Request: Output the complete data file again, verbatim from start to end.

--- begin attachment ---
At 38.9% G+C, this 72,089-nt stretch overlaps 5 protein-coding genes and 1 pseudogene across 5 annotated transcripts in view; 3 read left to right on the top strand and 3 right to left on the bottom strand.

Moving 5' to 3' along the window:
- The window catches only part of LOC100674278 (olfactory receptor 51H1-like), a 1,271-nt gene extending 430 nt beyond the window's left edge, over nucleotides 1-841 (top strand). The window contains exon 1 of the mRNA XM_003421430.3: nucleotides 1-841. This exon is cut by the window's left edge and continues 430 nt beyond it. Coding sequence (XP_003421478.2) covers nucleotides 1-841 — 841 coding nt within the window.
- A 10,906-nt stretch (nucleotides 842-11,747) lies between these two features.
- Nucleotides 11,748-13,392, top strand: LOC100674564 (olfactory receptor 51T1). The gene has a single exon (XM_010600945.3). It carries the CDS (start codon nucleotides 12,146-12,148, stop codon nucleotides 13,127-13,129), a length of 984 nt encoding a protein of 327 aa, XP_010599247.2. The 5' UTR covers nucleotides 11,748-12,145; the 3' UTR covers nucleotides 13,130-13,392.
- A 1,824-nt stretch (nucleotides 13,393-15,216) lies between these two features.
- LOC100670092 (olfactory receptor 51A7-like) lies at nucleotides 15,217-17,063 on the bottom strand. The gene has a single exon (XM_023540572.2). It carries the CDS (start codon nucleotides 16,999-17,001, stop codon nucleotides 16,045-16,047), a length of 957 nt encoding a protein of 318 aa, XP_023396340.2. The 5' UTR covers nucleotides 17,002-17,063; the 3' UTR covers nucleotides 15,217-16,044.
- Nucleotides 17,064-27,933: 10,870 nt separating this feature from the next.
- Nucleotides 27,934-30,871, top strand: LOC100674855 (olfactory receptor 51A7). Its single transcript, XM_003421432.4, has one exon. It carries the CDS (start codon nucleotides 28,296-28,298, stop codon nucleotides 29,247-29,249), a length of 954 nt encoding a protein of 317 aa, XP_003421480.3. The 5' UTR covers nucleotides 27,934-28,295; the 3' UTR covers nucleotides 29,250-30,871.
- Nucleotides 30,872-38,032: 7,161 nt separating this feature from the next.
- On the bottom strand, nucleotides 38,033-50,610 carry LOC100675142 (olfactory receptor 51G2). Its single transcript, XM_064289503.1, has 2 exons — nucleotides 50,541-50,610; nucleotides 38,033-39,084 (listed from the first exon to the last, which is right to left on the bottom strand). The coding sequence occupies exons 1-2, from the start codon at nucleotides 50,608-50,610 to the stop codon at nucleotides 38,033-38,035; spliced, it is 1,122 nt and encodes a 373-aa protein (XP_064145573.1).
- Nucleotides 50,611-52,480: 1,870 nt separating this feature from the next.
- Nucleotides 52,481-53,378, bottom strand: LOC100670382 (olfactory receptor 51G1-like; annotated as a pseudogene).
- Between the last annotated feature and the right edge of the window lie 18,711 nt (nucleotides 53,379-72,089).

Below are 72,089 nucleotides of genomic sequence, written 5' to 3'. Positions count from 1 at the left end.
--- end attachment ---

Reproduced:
At 38.9% G+C, this 72,089-nt stretch overlaps 5 protein-coding genes and 1 pseudogene across 5 annotated transcripts in view; 3 read left to right on the top strand and 3 right to left on the bottom strand.

Moving 5' to 3' along the window:
- The window catches only part of LOC100674278 (olfactory receptor 51H1-like), a 1,271-nt gene extending 430 nt beyond the window's left edge, over nucleotides 1-841 (top strand). The window contains exon 1 of the mRNA XM_003421430.3: nucleotides 1-841. This exon is cut by the window's left edge and continues 430 nt beyond it. Coding sequence (XP_003421478.2) covers nucleotides 1-841 — 841 coding nt within the window.
- A 10,906-nt stretch (nucleotides 842-11,747) lies between these two features.
- Nucleotides 11,748-13,392, top strand: LOC100674564 (olfactory receptor 51T1). The gene has a single exon (XM_010600945.3). It carries the CDS (start codon nucleotides 12,146-12,148, stop codon nucleotides 13,127-13,129), a length of 984 nt encoding a protein of 327 aa, XP_010599247.2. The 5' UTR covers nucleotides 11,748-12,145; the 3' UTR covers nucleotides 13,130-13,392.
- A 1,824-nt stretch (nucleotides 13,393-15,216) lies between these two features.
- LOC100670092 (olfactory receptor 51A7-like) lies at nucleotides 15,217-17,063 on the bottom strand. The gene has a single exon (XM_023540572.2). It carries the CDS (start codon nucleotides 16,999-17,001, stop codon nucleotides 16,045-16,047), a length of 957 nt encoding a protein of 318 aa, XP_023396340.2. The 5' UTR covers nucleotides 17,002-17,063; the 3' UTR covers nucleotides 15,217-16,044.
- Nucleotides 17,064-27,933: 10,870 nt separating this feature from the next.
- Nucleotides 27,934-30,871, top strand: LOC100674855 (olfactory receptor 51A7). Its single transcript, XM_003421432.4, has one exon. It carries the CDS (start codon nucleotides 28,296-28,298, stop codon nucleotides 29,247-29,249), a length of 954 nt encoding a protein of 317 aa, XP_003421480.3. The 5' UTR covers nucleotides 27,934-28,295; the 3' UTR covers nucleotides 29,250-30,871.
- Nucleotides 30,872-38,032: 7,161 nt separating this feature from the next.
- On the bottom strand, nucleotides 38,033-50,610 carry LOC100675142 (olfactory receptor 51G2). Its single transcript, XM_064289503.1, has 2 exons — nucleotides 50,541-50,610; nucleotides 38,033-39,084 (listed from the first exon to the last, which is right to left on the bottom strand). The coding sequence occupies exons 1-2, from the start codon at nucleotides 50,608-50,610 to the stop codon at nucleotides 38,033-38,035; spliced, it is 1,122 nt and encodes a 373-aa protein (XP_064145573.1).
- Nucleotides 50,611-52,480: 1,870 nt separating this feature from the next.
- Nucleotides 52,481-53,378, bottom strand: LOC100670382 (olfactory receptor 51G1-like; annotated as a pseudogene).
- Between the last annotated feature and the right edge of the window lie 18,711 nt (nucleotides 53,379-72,089).

Below are 72,089 nucleotides of genomic sequence, written 5' to 3'. Positions count from 1 at the left end.